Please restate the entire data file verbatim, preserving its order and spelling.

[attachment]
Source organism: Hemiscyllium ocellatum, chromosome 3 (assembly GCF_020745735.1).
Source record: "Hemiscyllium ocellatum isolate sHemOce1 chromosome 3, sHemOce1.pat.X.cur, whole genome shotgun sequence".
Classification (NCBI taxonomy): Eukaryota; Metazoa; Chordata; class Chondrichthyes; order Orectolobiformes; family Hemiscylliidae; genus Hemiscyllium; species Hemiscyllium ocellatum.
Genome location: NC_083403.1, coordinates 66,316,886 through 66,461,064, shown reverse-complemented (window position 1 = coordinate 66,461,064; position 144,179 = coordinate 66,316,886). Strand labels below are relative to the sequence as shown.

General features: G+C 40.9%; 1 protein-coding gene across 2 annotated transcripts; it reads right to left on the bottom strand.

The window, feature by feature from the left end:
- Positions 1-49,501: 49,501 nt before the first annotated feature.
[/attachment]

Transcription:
Source organism: Hemiscyllium ocellatum, chromosome 3 (assembly GCF_020745735.1).
Source record: "Hemiscyllium ocellatum isolate sHemOce1 chromosome 3, sHemOce1.pat.X.cur, whole genome shotgun sequence".
Classification (NCBI taxonomy): Eukaryota; Metazoa; Chordata; class Chondrichthyes; order Orectolobiformes; family Hemiscylliidae; genus Hemiscyllium; species Hemiscyllium ocellatum.
Genome location: NC_083403.1, coordinates 66,316,886 through 66,461,064, shown reverse-complemented (window position 1 = coordinate 66,461,064; position 144,179 = coordinate 66,316,886). Strand labels below are relative to the sequence as shown.

General features: G+C 40.9%; 1 protein-coding gene across 2 annotated transcripts; it reads right to left on the bottom strand.

The window, feature by feature from the left end:
- Positions 1-49,501: 49,501 nt before the first annotated feature.